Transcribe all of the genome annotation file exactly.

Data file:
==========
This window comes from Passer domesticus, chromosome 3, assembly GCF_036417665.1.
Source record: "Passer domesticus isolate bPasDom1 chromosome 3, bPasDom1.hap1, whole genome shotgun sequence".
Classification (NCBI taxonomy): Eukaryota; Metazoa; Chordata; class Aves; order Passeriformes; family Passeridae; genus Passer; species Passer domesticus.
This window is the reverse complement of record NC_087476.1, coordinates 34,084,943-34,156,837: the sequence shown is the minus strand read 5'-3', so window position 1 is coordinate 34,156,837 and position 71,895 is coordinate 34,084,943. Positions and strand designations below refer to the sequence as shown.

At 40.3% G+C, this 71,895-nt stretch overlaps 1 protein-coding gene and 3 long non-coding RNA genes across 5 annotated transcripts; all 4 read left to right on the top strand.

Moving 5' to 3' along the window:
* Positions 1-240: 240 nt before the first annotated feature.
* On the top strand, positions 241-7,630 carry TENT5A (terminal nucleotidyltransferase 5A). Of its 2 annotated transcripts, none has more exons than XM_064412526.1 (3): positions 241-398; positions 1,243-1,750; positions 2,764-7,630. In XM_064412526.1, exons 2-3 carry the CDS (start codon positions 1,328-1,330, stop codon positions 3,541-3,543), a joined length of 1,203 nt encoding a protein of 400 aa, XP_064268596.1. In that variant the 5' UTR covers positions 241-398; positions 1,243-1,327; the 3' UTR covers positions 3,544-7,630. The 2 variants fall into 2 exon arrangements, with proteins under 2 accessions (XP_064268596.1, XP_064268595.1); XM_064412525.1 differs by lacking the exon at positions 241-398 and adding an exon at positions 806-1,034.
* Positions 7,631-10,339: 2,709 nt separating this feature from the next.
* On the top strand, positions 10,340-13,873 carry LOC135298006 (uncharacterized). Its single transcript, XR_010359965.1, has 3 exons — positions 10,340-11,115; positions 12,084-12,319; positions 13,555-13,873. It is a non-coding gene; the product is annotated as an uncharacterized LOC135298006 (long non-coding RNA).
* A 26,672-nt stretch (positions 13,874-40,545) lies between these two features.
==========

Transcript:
This window comes from Passer domesticus, chromosome 3, assembly GCF_036417665.1.
Source record: "Passer domesticus isolate bPasDom1 chromosome 3, bPasDom1.hap1, whole genome shotgun sequence".
Classification (NCBI taxonomy): Eukaryota; Metazoa; Chordata; class Aves; order Passeriformes; family Passeridae; genus Passer; species Passer domesticus.
This window is the reverse complement of record NC_087476.1, coordinates 34,084,943-34,156,837: the sequence shown is the minus strand read 5'-3', so window position 1 is coordinate 34,156,837 and position 71,895 is coordinate 34,084,943. Positions and strand designations below refer to the sequence as shown.

At 40.3% G+C, this 71,895-nt stretch overlaps 1 protein-coding gene and 3 long non-coding RNA genes across 5 annotated transcripts; all 4 read left to right on the top strand.

Moving 5' to 3' along the window:
* Positions 1-240: 240 nt before the first annotated feature.
* On the top strand, positions 241-7,630 carry TENT5A (terminal nucleotidyltransferase 5A). Of its 2 annotated transcripts, none has more exons than XM_064412526.1 (3): positions 241-398; positions 1,243-1,750; positions 2,764-7,630. In XM_064412526.1, exons 2-3 carry the CDS (start codon positions 1,328-1,330, stop codon positions 3,541-3,543), a joined length of 1,203 nt encoding a protein of 400 aa, XP_064268596.1. In that variant the 5' UTR covers positions 241-398; positions 1,243-1,327; the 3' UTR covers positions 3,544-7,630. The 2 variants fall into 2 exon arrangements, with proteins under 2 accessions (XP_064268596.1, XP_064268595.1); XM_064412525.1 differs by lacking the exon at positions 241-398 and adding an exon at positions 806-1,034.
* Positions 7,631-10,339: 2,709 nt separating this feature from the next.
* On the top strand, positions 10,340-13,873 carry LOC135298006 (uncharacterized). Its single transcript, XR_010359965.1, has 3 exons — positions 10,340-11,115; positions 12,084-12,319; positions 13,555-13,873. It is a non-coding gene; the product is annotated as an uncharacterized LOC135298006 (long non-coding RNA).
* A 26,672-nt stretch (positions 13,874-40,545) lies between these two features.